You so totally said what I thought but didn't know how to so eloquently put it into words.
post #25 of 109
Quote:
Originally Posted by Devaskyla
It is obviously having the same effect on her that crying in a crib has on the babes that are forced to endure that. It doesn't matter that she's in her daddy's arms.
Can I possibly be the only mother whose child, as an infant, would often cry inconsolably in my arms??? However, we worked out our own system over time, just as my dh did with ds - once I allowed him the space to do it!! What makes mother's arms necessarily better than father's arms? Is the goal to cease crying using any means?
post #26 of 109
Quote:
but I honestly feel there is nothing wrong with the mother being more attached to the baby than the father, especially in the first year.
I don't think there is anything necessarly *wrong* with it if you and your family are ok with it....but for some families that dosen't work out as well.

Maybe my opinion is a bit tainted from having PPD for a year after DD was born - but I *needed* to have DH take over some things. And with him only being home for 3 hours that the kids were awake you can bet that he was in charge - the whole time - (unless nursing was required)

This mom said she needed to have a break - why can't we understand that instead of judge her motives? It sounds like she has givin her everything for the past almost year.....why not start working on a transition *if that what she needs* and yes I said *she* the mother, she has feelings and needs too - and to automatically *always* put babies needs before moms is not in anyway healthy.

So she goes to the next best option and that is daddy - the only other person who loves this child as much as she does - I still don't see how that is so wrong??????
post #27 of 109
wemoon: you made me !! :LOL

thanks for quoting me !

and I also wanted to add.. maybe it's wrong in my part, but in our house, we don't like anyone to cry. so if ds cries, we do whatever he needs to be consoled and calm. if he would cry in dh's arms because he wants to sleep with me, I would never let him cry even in his arms because I feel they still feel abandoned. in this case, by mommy. I just think they grow so fast, I feel it's my duty to sacrifice what I have to sacrifice at this time, he's growing and I have to be there for him in whatever way he needs me. Just my opinion...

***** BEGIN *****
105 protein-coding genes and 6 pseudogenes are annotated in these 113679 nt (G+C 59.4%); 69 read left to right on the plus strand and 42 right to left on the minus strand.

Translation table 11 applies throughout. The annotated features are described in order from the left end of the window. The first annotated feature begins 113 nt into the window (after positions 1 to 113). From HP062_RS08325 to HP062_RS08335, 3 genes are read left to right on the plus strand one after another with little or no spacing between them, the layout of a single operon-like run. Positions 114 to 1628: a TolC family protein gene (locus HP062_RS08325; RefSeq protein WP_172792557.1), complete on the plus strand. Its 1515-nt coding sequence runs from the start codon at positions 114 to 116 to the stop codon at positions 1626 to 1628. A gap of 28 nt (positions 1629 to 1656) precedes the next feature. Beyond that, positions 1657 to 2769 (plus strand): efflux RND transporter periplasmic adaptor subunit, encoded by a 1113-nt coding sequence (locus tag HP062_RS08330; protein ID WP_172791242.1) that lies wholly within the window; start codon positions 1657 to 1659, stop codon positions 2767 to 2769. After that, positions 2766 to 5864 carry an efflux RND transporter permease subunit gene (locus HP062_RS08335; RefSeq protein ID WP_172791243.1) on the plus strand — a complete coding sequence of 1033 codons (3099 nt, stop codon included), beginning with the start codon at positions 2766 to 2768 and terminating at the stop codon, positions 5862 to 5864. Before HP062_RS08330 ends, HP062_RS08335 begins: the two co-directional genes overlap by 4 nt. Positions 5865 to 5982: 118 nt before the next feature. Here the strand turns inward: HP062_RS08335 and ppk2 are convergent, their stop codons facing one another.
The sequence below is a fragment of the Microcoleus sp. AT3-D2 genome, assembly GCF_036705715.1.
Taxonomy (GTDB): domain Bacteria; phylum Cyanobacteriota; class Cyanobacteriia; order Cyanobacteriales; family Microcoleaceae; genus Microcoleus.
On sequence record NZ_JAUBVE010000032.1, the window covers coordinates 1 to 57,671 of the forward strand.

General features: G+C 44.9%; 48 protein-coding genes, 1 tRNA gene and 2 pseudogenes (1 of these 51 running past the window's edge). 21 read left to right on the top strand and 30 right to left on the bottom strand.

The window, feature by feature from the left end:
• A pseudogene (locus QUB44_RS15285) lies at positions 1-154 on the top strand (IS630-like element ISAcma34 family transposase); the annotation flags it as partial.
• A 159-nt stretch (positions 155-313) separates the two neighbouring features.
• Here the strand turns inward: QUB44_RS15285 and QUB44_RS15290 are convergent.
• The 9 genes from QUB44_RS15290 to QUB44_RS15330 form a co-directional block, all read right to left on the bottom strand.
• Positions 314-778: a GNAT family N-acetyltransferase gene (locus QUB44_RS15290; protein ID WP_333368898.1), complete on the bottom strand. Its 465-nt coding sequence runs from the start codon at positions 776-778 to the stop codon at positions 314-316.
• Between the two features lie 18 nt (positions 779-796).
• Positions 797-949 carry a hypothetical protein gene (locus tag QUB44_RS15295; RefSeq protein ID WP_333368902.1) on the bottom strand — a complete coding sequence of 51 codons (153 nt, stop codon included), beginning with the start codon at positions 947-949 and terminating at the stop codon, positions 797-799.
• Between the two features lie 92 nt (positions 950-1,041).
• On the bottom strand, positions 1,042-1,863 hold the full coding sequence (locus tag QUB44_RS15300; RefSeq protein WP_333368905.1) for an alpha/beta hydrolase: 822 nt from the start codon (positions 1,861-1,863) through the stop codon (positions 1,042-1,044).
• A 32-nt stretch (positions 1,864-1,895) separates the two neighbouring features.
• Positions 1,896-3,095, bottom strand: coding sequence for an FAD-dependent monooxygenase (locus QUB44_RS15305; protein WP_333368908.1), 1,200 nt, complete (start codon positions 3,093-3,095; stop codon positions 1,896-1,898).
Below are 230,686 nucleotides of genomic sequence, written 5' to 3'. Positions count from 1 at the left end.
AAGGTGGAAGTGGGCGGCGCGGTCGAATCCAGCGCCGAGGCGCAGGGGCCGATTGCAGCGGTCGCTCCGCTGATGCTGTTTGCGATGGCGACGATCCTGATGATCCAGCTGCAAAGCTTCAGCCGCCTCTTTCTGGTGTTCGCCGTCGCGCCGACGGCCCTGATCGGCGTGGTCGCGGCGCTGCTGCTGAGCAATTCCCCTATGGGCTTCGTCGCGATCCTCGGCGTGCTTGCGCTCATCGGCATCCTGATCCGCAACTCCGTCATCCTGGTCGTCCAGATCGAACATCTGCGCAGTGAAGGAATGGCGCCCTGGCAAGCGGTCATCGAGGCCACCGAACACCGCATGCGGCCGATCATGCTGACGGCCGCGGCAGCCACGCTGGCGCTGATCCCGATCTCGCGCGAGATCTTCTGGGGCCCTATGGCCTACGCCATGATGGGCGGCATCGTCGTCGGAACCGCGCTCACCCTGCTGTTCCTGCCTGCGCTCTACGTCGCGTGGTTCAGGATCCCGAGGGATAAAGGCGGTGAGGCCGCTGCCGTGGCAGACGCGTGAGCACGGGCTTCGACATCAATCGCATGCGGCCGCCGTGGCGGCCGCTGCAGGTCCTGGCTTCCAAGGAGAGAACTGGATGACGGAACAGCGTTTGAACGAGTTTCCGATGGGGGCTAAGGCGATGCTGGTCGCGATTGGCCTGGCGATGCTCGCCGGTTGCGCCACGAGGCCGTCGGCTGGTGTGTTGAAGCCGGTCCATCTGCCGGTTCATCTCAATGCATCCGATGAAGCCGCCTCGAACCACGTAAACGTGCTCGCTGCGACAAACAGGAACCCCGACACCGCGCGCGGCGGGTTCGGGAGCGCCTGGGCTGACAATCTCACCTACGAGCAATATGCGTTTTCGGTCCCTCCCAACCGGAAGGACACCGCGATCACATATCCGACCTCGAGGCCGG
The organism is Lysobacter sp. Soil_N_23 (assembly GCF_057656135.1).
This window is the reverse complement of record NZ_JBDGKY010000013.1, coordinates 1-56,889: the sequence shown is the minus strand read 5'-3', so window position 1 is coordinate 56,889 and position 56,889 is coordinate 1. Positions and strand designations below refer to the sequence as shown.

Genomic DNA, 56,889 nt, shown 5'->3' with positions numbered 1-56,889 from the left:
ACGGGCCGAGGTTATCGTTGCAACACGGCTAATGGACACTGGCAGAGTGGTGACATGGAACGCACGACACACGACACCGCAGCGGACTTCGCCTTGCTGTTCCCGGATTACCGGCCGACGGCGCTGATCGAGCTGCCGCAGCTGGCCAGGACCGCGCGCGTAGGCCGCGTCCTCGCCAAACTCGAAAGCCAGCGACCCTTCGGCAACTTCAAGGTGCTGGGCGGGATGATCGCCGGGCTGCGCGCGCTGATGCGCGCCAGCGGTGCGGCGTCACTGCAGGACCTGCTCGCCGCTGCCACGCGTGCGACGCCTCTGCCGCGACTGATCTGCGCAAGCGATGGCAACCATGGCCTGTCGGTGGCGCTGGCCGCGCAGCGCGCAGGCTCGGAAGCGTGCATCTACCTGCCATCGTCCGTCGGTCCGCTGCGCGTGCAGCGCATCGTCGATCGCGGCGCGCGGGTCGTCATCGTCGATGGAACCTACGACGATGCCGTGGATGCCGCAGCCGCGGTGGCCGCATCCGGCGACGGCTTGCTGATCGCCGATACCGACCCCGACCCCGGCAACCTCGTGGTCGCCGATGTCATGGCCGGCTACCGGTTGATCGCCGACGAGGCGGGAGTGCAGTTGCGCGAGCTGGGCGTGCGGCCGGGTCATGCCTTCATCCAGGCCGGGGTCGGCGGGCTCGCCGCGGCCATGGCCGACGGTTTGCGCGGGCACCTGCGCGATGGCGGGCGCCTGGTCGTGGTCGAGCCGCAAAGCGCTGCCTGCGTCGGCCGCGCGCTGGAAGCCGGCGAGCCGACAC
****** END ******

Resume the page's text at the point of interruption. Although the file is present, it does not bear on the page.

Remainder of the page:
post #28 of 109

I dont know if this will work for you or not

But its worth a try

What if for a week you and daddy put dd to sleep together? And then every night you leave the room towards the end and increased that amount of time every night until its just daddy? I think this could work!
post #29 of 109
Quote:
Originally Posted by Graceoc
So she goes to the next best option and that is daddy - the only other person who loves this child as much as she does - I still don't see how that is so wrong??????

I don't think it's wrong. but I'm saying, you and I know the daddy is the next best person, but for the baby, there is no next best person. the baby wants mommy, and baby (I'm putting myself in a baby's shoes, my kids for example) don't care who it is, he just wants mommy. it's the same for them if it's grandma, dad or a friend. they are not thinking about who loves them most. the baby in this case and this is my opinion, needs mama and that's why she was so desperately crying and for baby to be throwing up, it means (again, IMO) that she's in emotional pain.
post #30 of 109
First Graceoc because I HAVEN'T been through PPD, but I have been so depressed before that I have become immobilized and I couldn't imagine also having kids at that same time.

But! Of course that was coming :LOL